Q: My question, should you care to consider it, is which came first—the “bar” where attorneys work or the “bar” those attorneys may frequent after work?
A: We briefly mentioned the connection between one “bar” and the other in 2014, but we didn’t go into detail. To make a long story short, the “bar” at which you practice law came before the “bar” at which you drink.
Etymologically, however, they’re the same word. So here’s the longer story.
The noun “bar” (first spelled “barre”) came into Middle English in the 1100s from the Old French barre, which acquired it from the late Latin barra (“bar” or “barrier”).
In English, the word’s original meaning was “a stake or rod of iron or wood used to fasten a gate, door, hatch, etc.,” according to the Oxford English Dictionary. All other senses of the word are derived from that.
Today the noun “bar” has three overall meanings, roughly having to do with its physical shape, its purpose, and the area it defines.
So broadly speaking, the uses of “bar” fall into these categories: (1) something, like a rod or band, that’s longer than it is thick or wide; (2) something that obstructs or confines, like the related word “barrier”; and (3) a place defined by a rail or barrier.
That third group of meanings explains the use of “bar” in reference to the courtroom as well as the saloon. Various legal meanings date from the early 1300s, the OED says, and the drinking sense from around 250 years later.
The earliest known “bar” in the courtroom sense indicated “the barrier or wooden rail” separating the judge’s seat from the rest of the court, the dictionary says. This was where the barristers, litigants, prisoners, and others stood to address the judge.
In the reign of Edward I, when French was still spoken in English courts, the term “a la barre” was recorded in two legal documents dated 1306, according to the online Middle English Dictionary. Soon afterward the term was Anglicized, “at (or to) the bar.”
In the first recorded English use, this “bar” was “the place at which all the business of the court was transacted,” and the term soon became synonymous with “court,” according to the OED. So “at the bar” meant “in court.”
The dictionary’s earliest quotation is a reference to “countours in benche that stondeth at the barre.” (In Middle English, “countours” meant “pleaders.” The source here is a 1327 collection of political songs.)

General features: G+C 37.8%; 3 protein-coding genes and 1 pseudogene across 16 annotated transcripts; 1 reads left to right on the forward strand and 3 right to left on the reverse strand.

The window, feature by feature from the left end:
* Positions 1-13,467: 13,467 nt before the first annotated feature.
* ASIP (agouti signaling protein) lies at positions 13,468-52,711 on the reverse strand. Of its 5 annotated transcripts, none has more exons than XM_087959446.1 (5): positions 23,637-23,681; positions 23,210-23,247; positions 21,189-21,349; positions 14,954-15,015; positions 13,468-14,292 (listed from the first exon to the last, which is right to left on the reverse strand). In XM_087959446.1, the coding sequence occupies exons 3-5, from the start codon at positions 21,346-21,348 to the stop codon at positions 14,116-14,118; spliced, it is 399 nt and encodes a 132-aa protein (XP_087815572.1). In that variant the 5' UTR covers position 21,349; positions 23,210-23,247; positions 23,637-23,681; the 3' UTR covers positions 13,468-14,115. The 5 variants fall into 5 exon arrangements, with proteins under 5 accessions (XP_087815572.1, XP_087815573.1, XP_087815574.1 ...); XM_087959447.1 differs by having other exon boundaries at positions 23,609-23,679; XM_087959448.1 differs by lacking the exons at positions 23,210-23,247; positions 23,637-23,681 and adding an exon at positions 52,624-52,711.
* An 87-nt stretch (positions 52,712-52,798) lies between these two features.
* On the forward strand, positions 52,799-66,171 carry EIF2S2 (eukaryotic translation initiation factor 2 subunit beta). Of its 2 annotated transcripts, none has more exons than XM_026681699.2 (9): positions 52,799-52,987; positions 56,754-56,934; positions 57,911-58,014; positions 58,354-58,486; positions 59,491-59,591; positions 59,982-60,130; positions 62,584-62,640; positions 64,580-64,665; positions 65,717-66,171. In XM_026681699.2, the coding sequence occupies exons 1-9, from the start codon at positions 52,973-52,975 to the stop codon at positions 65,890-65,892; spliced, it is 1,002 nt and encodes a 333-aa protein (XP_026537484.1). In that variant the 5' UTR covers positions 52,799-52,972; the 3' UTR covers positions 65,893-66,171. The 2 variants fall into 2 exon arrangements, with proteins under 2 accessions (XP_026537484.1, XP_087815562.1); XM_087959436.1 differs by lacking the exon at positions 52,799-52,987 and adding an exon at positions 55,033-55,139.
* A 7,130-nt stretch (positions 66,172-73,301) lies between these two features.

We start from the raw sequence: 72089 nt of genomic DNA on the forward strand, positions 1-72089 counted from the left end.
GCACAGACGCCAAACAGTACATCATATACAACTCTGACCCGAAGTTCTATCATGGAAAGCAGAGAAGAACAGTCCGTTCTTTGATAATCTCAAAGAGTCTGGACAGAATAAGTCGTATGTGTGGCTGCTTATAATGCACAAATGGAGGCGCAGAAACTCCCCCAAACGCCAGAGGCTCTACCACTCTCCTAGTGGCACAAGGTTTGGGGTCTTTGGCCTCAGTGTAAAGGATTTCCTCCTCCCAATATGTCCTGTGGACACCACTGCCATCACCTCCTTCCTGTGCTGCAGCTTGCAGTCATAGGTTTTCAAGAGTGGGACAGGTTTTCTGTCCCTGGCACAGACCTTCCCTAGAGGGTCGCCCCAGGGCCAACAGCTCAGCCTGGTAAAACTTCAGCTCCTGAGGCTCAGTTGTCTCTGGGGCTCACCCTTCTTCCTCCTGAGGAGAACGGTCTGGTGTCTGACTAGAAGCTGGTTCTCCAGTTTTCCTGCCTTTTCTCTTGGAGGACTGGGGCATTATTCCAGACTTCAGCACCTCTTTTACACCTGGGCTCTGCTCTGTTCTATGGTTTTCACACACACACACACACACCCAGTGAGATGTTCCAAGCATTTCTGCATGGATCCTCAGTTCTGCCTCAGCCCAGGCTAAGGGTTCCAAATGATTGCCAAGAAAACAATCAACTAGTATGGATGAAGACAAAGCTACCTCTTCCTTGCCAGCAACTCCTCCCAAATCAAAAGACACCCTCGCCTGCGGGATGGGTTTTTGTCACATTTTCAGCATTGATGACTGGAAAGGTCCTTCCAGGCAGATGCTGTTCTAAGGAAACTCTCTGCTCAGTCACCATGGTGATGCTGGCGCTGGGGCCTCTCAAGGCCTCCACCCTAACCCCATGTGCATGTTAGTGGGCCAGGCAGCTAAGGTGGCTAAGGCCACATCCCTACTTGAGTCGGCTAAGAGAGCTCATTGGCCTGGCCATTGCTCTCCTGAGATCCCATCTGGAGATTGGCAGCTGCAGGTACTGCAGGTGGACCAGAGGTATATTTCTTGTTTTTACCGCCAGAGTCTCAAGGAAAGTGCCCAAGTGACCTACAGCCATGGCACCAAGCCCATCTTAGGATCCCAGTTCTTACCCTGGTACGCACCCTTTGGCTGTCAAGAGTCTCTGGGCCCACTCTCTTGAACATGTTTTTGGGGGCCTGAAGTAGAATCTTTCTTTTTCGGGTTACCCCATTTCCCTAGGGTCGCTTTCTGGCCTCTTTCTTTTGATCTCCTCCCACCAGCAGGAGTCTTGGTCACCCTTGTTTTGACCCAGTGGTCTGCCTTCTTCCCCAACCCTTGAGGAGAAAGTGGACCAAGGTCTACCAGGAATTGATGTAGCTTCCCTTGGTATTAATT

In the sense of “bar” as the place where a prisoner stands for arraignment, trial, or sentence, Oxford‘s earliest example is from an indefinite time in the 1300s:
“Brynge forthe to the barre that arn to be dempt.” (The word “dempt” meant “condemned.” This is from a cycle of medieval mystery plays, Ludus Coventriae.)
Quite early on, the word was used figuratively to mean any kind of tribunal, as in this OED citation from the Wycliffite Sermons (circa 1375):
“Ech man mote nedis stonde at þe barre bifore Crist” (“Each man must needs stand at the bar before Christ”).
In the mid-1500s, “to be called to the bar” first meant “to be admitted a barrister,” the OED says. (A “barrister,” first spelled “barrester,” was a person called to the “barre.”)
Originally, however, this particular “bar” was in the classroom, not the courtroom. Here Oxford explains what “bar” meant to law students at the Inns of Court in the 1540s:
“A barrier or partition separating the seats of the benchers or readers from the rest of the hall, to which students, after they had attained a certain standing, were ‘called’ from the body of the hall, for the purpose of taking a principal part in the mootings or exercises of the house.”
After 1600, this was “popularly assumed to mean the bar in a court of justice.” In an OED citation from 1650, “call’d to the Barre six yeares agoe” means qualified to practice law six years ago.
“The bar” also began to mean barristers as a group in the mid-1500s, and within a century it was used for the profession itself. The term “bar association” originated in the US in 1824, the OED says; the American Bar Association was formed in 1878.
All this has made us thirsty, so let’s move on.
The “bar” meaning the place where one goes to drink came along in the late 1500s, and here again it originally implied some sort of barrier.
This is the OED‘s definition: “A barrier or counter, over which drink (or food) is served out to customers, in an inn, hotel, or tavern, and hence, in a coffee-house, at a railway-station, etc.”
This “bar” also means “the space behind this barrier, and sometimes the whole apartment containing it,” according to the dictionary.
The earliest Oxford citation is from Robert Greene’s “The Third and Last Part of Conny-Catching,” a 1592 pamphlet in defense of cheating and petty theft:
“He was well acquainted with one of the seruants … of whom he could haue two pennyworth of Rose-water for a peny … wherefore he would step to the barre vnto him.”
Here’s a handful of later examples:
“[I] laid down my Penny at the Barr … and made the best of my way to Cheapside.” (Joseph Addison, the Spectator, 1712.)
“He sees the girl in the bar.” (Frederick Marryat’s novel Jacob Faithful, 1834.)
“A bottle of champagne quaffed at the bar.” (From the American notebooks of Nathaniel Hawthorne, 1837.)
We mentioned above that “bar” can be traced to the Late Latin barra, but nobody seems to know where barra came from. The OED says it’s “of unknown origin.” And with that, unfortunately, the trail goes cold.
It may be true, as some have suggested, that the ultimate source is Aramaic, a wide family of related Semitic languages and dialects.
An Aramaic preposition pronounced “bar min” (transliterated as br mn), means “except for,” “aside from,” or “outside of.” But we haven’t found any evidence of a connection.
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